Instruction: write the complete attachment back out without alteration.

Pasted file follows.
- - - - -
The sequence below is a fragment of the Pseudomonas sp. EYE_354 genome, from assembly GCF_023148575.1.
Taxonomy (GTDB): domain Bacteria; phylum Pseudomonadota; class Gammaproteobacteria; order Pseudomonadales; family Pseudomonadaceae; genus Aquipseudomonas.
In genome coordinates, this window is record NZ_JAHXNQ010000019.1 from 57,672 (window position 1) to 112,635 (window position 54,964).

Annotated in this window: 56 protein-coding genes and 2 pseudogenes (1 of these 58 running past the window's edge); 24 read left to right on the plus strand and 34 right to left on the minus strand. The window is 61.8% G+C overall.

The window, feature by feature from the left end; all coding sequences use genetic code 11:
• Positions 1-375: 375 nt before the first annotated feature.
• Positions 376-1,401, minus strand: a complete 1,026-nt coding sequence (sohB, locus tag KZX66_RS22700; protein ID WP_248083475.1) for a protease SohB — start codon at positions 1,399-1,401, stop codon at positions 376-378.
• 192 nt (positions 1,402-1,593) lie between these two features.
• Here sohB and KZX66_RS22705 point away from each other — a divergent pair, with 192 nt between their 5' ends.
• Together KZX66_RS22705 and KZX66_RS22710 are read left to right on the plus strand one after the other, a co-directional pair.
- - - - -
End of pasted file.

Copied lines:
The sequence below is a fragment of the Pseudomonas sp. EYE_354 genome, from assembly GCF_023148575.1.
Taxonomy (GTDB): domain Bacteria; phylum Pseudomonadota; class Gammaproteobacteria; order Pseudomonadales; family Pseudomonadaceae; genus Aquipseudomonas.
In genome coordinates, this window is record NZ_JAHXNQ010000019.1 from 57,672 (window position 1) to 112,635 (window position 54,964).

Annotated in this window: 56 protein-coding genes and 2 pseudogenes (1 of these 58 running past the window's edge); 24 read left to right on the plus strand and 34 right to left on the minus strand. The window is 61.8% G+C overall.

The window, feature by feature from the left end; all coding sequences use genetic code 11:
• Positions 1-375: 375 nt before the first annotated feature.
• Positions 376-1,401, minus strand: a complete 1,026-nt coding sequence (sohB, locus tag KZX66_RS22700; protein ID WP_248083475.1) for a protease SohB — start codon at positions 1,399-1,401, stop codon at positions 376-378.
• 192 nt (positions 1,402-1,593) lie between these two features.
• Here sohB and KZX66_RS22705 point away from each other — a divergent pair, with 192 nt between their 5' ends.
• Together KZX66_RS22705 and KZX66_RS22710 are read left to right on the plus strand one after the other, a co-directional pair.